When a rare white female moose was found dead in northern Ontario, Canada, along a remote service road last month, nearby indigenous residents were shocked. The animal is considered sacred by indigenous peoples in the region, and hunting it is banned in the areas where the slain animal was found. Then came outrage, sadness and a desire to find the people responsible.
White moose have been spotted in the Foleyet area near the city of Timmins for more than 40 years, per the Guardian. The Flying Post First Nation—the term used to describe certain indigenous peoples in Canada—has its reserve lands northwest of Timmins, and refer to the white moose as a “spirit moose.” The moose are not albino or a distinct species, and in fact owe their appearance to a recessive gene.
In the region, there are signs that warn hunters not to kill the white moose. The province has banned hunting the animal in the Timmins and Foleyet areas, according to CTV News.
As if killing the animal wasn’t enough, the people responsible left its remains, including its head, discarded on the road, the Guardian reported. The perpetrators also killed another female moose, although this one was not a white moose.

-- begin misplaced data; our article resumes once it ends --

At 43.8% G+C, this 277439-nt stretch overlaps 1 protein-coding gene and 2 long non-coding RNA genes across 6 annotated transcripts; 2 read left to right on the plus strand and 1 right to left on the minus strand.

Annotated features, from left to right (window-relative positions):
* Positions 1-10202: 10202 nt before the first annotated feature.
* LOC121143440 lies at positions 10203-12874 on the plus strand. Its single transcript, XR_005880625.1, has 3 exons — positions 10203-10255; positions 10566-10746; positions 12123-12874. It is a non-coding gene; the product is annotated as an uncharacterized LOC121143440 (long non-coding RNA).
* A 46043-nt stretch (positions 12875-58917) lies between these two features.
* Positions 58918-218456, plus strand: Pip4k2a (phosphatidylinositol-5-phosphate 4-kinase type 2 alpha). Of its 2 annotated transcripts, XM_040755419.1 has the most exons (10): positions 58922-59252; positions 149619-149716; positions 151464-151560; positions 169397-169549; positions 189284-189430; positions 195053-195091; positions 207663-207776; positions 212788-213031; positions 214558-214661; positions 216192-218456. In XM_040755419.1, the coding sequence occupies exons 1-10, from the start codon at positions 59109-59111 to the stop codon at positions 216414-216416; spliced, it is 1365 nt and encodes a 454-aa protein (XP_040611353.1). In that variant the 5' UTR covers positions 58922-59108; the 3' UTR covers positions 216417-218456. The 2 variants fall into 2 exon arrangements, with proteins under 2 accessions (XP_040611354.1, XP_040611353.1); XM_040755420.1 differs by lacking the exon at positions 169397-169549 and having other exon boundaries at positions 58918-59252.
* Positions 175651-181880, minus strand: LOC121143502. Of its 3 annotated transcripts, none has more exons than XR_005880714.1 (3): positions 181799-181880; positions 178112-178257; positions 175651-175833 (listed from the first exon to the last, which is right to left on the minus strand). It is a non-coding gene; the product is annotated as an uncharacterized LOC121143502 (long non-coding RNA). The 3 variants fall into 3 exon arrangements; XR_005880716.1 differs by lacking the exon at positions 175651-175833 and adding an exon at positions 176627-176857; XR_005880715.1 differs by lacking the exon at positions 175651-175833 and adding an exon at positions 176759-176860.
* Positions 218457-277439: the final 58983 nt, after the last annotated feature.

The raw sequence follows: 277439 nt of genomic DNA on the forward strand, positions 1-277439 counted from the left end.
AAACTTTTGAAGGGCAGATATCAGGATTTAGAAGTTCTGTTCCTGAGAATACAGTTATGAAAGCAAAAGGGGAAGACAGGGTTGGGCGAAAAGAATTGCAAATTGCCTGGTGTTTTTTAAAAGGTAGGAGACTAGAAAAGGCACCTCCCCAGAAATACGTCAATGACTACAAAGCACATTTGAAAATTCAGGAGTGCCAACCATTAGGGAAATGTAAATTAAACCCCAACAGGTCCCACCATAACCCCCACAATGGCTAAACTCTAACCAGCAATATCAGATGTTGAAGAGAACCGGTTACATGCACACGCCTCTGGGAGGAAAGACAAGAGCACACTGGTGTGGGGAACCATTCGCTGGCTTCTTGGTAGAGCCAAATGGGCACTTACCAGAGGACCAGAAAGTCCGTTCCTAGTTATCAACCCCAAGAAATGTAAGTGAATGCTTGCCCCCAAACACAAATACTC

Flying Post chief Murray Ray lamented the tragedy.
“Everybody is outraged and sad. Why would you shoot it? No one needs one that bad,” Ray told the Guardian. “If you have a license to shoot a cow moose, you could shoot another one. Just leave the white ones alone.”
The incident has prompted an investigation by the Ontario Ministry of Natural Resources and Forestry. The ministry told CTV news on Friday that it had not received any tips in the case, and a media representative said that it continues to investigate the matter.
Others are also trying to lend a hand in the search. Flying Post member Troy Woodhouse is offering a reward of C$1,000, or about $760, for any information on those responsible for killing the white moose. His reward prompted another Aboriginal business owner, Rene Turgeon, who works in the area, to add another C$1,000 for any information. Foundations and crime-stopping organizations have also donated, bringing the total reward to C$9,000 ($6,850).
Woodhouse told the Guardian that years ago, when he and his wife were fishing near the Groundhog River in Ontario, he saw a white figure on the tree line. As they got closer, Woodhouse found that the figure was a young white moose—right near his grandfather’s homestead.
“It was a sign that he’s watching over us on the land. It was very special to me,” Woodhouse said.